We are not used to this huge mass of people moving from one place to another at specific times of the day, and it doesn’t make sense. It’s not efficient. Remember the movies from the eighties like Working Girl where you see people cramped in a subway heading into the office. We are going to look back at that in the next few years and wonder, what were we thinking? I don’t think we will see that again, but that’s a good thing. But let’s not veer to the other extreme where everything is dead, antiseptic, and bland, and is not what we look for in the cities we love.
You see when you think about it, cities are living organisms. They even have their own character. I like to put personalities to cities. New York is the younger brother of London. London is an old grumpy gentleman that is wise. Shanghai is the mistress. Beijing is the wife. Each one has its own smells and its own unique offering. And if we lose that and suddenly everything becomes the same, we have allowed globalism to kill the identity of each of these cities, then we are in trouble. And that’s why this pandemic has reinforced localism, reinforced identity, reinforced amenities within walking distance. We have all sorts of opportunities when it comes to the human-centric approach. The 15-minute city has a human-scale approach to density. It makes more amenities accessible and within 15 minutes of our reach.
PT: The future of humankind lies with the future of cities. And to my point it will influence how we design the streets of the future. Start with the scale of the street which functions at the human scale, and then expand and scale up, and go to the next level. One of the interesting things about cities is that they evolve, and they take their own destiny. There are certain ingredients that make that city evolve in particular ways, and then it takes its own destiny. And those include geography, location, and that affects the way that people move around that city. In the past cities were formed because there was a river, a coastline, a lifeline of geography that made that city happen. Nowadays this geographic dependency has diminished because of the advances in technology.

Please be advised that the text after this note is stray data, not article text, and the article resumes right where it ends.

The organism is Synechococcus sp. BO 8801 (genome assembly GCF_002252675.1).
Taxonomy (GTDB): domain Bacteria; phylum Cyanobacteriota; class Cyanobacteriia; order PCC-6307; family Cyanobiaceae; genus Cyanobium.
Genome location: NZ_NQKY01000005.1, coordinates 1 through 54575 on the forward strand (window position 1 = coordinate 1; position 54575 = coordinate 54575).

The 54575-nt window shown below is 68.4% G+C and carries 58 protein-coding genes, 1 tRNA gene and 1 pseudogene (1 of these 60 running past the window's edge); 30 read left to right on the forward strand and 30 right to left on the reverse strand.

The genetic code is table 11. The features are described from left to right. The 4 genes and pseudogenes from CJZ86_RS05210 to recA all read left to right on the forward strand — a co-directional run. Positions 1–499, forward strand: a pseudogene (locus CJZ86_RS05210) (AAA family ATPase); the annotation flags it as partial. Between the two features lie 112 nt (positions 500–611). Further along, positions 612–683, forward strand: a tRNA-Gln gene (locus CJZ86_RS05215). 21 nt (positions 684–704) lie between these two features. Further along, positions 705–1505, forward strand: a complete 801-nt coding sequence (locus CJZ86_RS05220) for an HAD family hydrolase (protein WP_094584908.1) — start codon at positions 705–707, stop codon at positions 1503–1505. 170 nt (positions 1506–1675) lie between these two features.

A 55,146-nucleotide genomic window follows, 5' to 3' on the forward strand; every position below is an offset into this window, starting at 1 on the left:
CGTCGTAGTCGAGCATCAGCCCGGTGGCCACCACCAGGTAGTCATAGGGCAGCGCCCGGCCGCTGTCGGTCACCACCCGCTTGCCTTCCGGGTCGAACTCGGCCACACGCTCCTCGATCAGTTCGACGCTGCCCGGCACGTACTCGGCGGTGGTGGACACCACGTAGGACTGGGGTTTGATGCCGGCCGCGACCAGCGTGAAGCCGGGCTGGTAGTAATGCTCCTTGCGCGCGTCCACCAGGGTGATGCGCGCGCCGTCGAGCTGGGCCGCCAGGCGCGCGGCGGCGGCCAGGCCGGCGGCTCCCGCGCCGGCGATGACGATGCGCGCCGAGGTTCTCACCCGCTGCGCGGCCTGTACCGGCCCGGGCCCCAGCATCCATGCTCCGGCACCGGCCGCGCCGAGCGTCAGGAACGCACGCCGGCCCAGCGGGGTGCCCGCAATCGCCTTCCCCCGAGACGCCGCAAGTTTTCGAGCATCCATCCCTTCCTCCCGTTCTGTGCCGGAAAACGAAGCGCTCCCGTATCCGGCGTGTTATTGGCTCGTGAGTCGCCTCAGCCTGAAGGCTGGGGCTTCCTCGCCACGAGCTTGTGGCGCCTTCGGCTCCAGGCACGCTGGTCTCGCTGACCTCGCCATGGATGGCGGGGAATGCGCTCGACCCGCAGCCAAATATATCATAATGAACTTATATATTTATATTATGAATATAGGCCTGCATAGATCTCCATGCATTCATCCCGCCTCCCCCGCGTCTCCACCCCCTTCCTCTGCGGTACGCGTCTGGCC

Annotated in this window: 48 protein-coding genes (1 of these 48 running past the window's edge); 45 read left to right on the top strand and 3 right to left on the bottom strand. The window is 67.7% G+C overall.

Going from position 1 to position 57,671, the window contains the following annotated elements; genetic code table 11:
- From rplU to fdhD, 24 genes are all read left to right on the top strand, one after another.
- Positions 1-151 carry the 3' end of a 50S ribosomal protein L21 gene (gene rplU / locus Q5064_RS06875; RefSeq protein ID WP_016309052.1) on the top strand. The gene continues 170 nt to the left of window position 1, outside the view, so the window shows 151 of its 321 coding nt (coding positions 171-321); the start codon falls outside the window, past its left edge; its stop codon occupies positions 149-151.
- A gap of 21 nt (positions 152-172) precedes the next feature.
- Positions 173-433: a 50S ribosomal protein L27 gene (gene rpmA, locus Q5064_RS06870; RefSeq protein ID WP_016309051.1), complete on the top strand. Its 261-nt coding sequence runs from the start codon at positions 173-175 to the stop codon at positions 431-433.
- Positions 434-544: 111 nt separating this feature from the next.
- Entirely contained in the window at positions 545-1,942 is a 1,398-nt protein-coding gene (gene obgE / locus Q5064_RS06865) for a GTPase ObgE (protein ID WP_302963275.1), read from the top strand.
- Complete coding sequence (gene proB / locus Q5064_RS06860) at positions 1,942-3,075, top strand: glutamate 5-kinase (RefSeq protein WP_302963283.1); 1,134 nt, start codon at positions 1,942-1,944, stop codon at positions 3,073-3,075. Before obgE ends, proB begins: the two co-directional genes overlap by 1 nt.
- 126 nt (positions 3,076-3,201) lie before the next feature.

And if you think about it the city of New York has far more in common with London than London does with Cardiff or Bristol even though they are in the same country. The relationship and similarities between global cities like New York and London is much stronger in terms of urban typology, type of density, urban environments, and real estate. Global cities will continue to talk to each other and far more than countries. Cities are already more powerful than countries. We will see cities become even more vocal when it comes to the fight for human and ecological survival.
FB: Is what we are experiencing a meaningful pause which will allow cities to catapult and allow citizens to vocalize their concerns over outmoded forms of governance? For example, one common question In New York has been whether it makes sense for the mayor in Albany to control the MTA in NY city?
PT: Absolutely. And to your point we come back to transportation. I don’t know if you’re realized, but in the last few years politicians have moved away from transportation, and they are talking about mobility. They talk about mobility rather than transportation. Because transportation is an access you give to your citizens and mobility and the ability to move from one place to another is a human right.
I think that quite soon public transportation will be free because that will unlock issues of governance and as the city becomes more powerful and as the organism grows, it gets more powerful day by day, and it swallows all kinds of levels of government. Mobility will have a strong impact on the success of this future. The moment you remove the cost to citizens it changes things completely.
What we are talking about is that dirty word socialism. You see it with the NHS for example. It’s one of the most incredible institutes created in Europe. I think there’s a fundamental change in paradigm when it comes to the structure of our societies that’s happening in cities. Capitalism is strongly connected with consumer behavior. The concept of eternal growth that capitalism promotes has a direct impact on the physical urban environment. It translates into constant growth, resource consumption, and high GHG emissions in the built environment.
PT: I don’t know if you’ve heard the theory of the 10%. It is a social arithmetic theory that if you can convince 10% of the group then it becomes the normal thought and the zeitgeist of that space or place. It makes sense when you consider some of the radical attitudinal changes we’ve experienced as homo sapiens. At some point homo sapiens went from following the alpha male to a structure of society based on stories and ideas that you cannot touch. Even the capital byproduct of a corporation isn’t something real that you can touch. And ephemeral things like brands and companies put into danger real things like rivers, forests, and seas.
So, coming back to the grow, grow, grow mental model when that state of mind changes, I am a complete and true believer that the built environment is impacted. Shifting from the need to control everything and having a land use strategy where you are really constraining and controlling how a city moves. When that grow, grow, grow mindset changes, and you decide, well actually let’s regenerate this area. It’s almost like a surgical intervention within the body to change the dynamic, like an acupuncture. When you start thinking that way, I can see a more organic growth of the city. Let’s not forget that the 15-minute city approach is not new. If you go to any medieval city like Sienna or Montepulciano. If you go to any of these tiny cities, they were conceived as 15- minute cities, and they were organic, and they had the right density because of that. And the design of the street was right because of that.